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A Year in the Life of the Bengals: 2000

Andrew Dunn



Here’s a thought we haven’t really had yet in our in walk down memory lane (or…. Ever) – that this 2000 Bengals team was 4-12 is something they should be proud of.  You just wait – the inaugural season at Paul Brown Stadium was an utter disaster.

Much to the dismay of those with pre-ordered headstones dated 19–, the year 2000 was an interesting year.  We all survived the chaos that was Y2K (lol), and that meant a few things.  People were glued to the television as Who Wants to Be a Millionaire topped the ratings for a good chunk of the year.  Weirdly, How the Grinch Stole Christmas was the top movie of the year… while Meet the Parents was further down the list.  And my personal favorite – this was the year Blockbuster turned down the opportunity to buy Netflix for $50 million.  Netflix is now worth more than $100 billion, while Blockbuster is effectively non-existent.

Unfortunately, back to the topic at hand.  2000 kicked off with whatever the opposite of a bang is.  After dropping the PBS opener to the Cleveland Browns, followed by consecutive shutouts, head coach Bruce Coslet mercifully retired, bringing his less-than-stellar reign at the helm to an end.  In stepped Defensive Coordinator and Assistant Head Coach Dick LeBeau… who lost his first three games.

For those keeping track at home, that means the team started 0-6 before finally picking up a victory Week 8 against the Denver Broncos.  In that game, Corey Dillon torched the Broncos’ defense for 278 yards, a franchise record that still stands today.  He rushed for 1,435 yards that season (also a franchise record that still stands) and seven touchdowns, being the lone high point on offense.

And then there was the passing game.  Akili Smith and Scott Mitchell combined for six passing touchdowns and 14 interceptions.  Again, this offense was horrific outside of Dillon – the team was shut out three times, and scored under 10 points in five other games.  So, yes, they scored fewer than 10 points in half of their games in 2000.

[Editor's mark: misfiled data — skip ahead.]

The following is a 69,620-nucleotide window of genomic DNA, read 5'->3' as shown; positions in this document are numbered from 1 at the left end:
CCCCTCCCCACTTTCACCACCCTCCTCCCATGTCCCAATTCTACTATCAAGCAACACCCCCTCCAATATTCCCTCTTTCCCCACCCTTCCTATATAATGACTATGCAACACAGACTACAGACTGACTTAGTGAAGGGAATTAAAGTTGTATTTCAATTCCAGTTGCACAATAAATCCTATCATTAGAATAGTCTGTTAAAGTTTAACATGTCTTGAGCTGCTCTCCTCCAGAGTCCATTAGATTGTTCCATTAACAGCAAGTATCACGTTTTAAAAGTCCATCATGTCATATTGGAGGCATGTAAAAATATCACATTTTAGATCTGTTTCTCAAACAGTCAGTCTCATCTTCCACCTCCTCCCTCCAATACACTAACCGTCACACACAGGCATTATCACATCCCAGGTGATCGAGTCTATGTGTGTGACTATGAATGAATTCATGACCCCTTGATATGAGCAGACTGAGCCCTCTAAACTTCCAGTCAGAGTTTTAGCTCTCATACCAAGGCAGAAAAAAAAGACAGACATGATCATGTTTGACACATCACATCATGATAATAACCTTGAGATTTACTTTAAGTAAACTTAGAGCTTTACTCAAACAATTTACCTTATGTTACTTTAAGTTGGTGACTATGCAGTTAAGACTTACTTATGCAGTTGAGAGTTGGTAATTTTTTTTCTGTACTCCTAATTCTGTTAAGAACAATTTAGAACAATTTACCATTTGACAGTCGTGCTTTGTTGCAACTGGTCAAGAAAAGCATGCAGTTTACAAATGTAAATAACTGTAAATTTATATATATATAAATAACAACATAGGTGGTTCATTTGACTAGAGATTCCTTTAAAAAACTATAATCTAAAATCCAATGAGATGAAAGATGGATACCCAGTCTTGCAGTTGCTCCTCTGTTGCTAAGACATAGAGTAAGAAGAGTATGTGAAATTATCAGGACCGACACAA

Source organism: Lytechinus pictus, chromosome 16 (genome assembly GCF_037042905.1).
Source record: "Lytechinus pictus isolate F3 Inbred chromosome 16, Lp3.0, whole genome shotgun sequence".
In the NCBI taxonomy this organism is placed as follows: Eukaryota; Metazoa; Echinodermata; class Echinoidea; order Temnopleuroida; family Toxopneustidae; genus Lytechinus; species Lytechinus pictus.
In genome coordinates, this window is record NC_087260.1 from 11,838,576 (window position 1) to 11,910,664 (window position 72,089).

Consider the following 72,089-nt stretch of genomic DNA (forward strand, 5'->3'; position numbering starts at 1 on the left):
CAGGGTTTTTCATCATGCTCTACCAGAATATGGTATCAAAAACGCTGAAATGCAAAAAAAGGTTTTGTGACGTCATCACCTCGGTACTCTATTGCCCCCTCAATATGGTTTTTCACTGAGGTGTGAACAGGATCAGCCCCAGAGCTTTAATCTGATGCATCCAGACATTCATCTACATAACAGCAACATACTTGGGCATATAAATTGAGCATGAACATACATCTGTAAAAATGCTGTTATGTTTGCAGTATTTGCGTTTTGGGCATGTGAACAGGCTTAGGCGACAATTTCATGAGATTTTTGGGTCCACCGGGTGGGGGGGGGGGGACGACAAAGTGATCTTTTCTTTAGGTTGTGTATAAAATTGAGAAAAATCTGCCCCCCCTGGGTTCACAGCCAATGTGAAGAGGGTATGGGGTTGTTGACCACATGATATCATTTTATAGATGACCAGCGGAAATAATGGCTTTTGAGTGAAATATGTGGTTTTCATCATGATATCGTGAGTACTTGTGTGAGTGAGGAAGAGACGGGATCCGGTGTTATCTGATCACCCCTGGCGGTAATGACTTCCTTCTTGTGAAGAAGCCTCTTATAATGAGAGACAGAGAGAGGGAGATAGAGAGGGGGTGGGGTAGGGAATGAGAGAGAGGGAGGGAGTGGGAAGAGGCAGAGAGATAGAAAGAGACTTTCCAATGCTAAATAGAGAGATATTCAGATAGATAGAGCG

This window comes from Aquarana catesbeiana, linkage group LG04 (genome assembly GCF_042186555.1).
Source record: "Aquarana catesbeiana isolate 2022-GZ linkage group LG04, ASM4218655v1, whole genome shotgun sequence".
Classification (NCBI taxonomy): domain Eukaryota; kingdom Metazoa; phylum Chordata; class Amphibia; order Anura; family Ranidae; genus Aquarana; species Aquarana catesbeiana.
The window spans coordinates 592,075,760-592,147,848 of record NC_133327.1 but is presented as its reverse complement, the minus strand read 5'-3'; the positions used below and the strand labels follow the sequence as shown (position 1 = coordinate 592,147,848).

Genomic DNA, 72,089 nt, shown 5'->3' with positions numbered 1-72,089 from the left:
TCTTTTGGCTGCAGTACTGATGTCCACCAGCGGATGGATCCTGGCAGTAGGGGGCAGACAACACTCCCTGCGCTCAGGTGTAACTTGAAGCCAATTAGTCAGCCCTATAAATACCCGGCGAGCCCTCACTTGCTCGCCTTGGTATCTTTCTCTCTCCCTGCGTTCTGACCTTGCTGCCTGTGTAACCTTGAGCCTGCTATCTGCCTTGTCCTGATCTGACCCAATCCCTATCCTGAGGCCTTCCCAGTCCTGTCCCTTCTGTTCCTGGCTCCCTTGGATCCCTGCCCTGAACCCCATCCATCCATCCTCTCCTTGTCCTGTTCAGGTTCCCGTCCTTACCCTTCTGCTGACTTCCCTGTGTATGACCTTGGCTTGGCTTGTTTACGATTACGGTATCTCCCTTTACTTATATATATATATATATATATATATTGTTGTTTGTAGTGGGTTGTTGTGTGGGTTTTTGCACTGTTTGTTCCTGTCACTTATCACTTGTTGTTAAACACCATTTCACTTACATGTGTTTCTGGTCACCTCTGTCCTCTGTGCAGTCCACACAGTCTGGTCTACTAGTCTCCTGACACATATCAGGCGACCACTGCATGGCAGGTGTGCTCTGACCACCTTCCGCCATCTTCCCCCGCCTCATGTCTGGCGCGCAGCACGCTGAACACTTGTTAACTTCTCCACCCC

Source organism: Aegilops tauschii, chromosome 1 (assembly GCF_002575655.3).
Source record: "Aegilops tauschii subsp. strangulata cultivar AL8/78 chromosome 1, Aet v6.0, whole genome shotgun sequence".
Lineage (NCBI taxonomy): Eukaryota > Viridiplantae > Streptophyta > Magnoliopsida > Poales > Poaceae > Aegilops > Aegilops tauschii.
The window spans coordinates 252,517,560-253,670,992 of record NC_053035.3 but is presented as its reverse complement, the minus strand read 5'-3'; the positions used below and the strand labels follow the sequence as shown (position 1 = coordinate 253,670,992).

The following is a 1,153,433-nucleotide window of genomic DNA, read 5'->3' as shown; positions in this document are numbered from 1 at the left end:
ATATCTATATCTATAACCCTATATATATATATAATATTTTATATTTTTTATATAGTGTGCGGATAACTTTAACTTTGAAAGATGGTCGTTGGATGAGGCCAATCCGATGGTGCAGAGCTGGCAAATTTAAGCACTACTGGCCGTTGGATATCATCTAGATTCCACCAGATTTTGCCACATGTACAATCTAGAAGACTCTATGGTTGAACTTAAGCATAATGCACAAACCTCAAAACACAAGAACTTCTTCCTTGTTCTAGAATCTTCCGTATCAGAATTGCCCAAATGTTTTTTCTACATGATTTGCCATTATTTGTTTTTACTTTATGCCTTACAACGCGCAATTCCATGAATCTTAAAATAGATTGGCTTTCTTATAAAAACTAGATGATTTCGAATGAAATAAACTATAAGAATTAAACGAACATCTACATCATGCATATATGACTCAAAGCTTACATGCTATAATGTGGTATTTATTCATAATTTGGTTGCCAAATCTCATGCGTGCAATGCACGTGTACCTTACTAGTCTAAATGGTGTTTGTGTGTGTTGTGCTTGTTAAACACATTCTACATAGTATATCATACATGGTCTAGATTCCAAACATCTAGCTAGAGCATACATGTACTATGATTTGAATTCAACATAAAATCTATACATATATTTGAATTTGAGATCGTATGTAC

Meanwhile, they had used the fourth overall pick in the 2000 NFL Draft on wide receiver Peter Warrick, who had a nice rookie season to the tune of 592 receiving yards and four touchdowns.  Considering the quarterback play of Smith and Mitchell, those are crazy good numbers.

The defense wasn’t tremendous either, as Takeo Spikes was the only real standout, recording over 100 tackles, two sacks and two interceptions.  Not to take anything away from Spikes as he was a terrific linebacker, but it makes sense that he had great numbers since the defense seemingly never left the field.
There were even struggles on Special Teams.  The Bengals had moved on from Doug Pelfrey, drafting Neil Rackers out of Illinois with the 169th selection in the draft.


Rackers was 12/21 on field goals that season – I’m going to see Rackers’ numbers as a Bengal in the coming weeks, but I remember laughing even back then when he would take the field.  No offense, of course, personally to Rackers, but I recall his tenure in Cincinnati being REALLY bad.

This has to be the most painful season we’ve come across this far into our look at history.  In the early and mid-1990’s, you could see where guys like Carl Pickens (whose time in Cincinnati ended in 2000, by the way) and early parts of Jeff Blake gave fans optimism.  What was there in this era to be hopeful for?  Akili Smith was very clearly not going to be the answer, and you had another one man show in Corey Dillon as he took over for the aforementioned Pickens.

A little peak into next week – the arrival of Kitna, Houshmandzadeh, and Ochocinco.  The beginning of the good stuff is coming soon!

Andrew graduated from the University of Kentucky (direct your hate tweets to @atdu222) with a degree in Business Management and minor in Communications. You can find some of his previous works on Bleacher Report. Andrew is a lifelong fan of the Cincinnati Bengals and Reds... he was born in 1990, so his life as a sports fan has been pretty crappy until you extend the boundaries to Lexington. Andrew works full time for Western & Southern Financial Group and is married with a 1 year old daughter.

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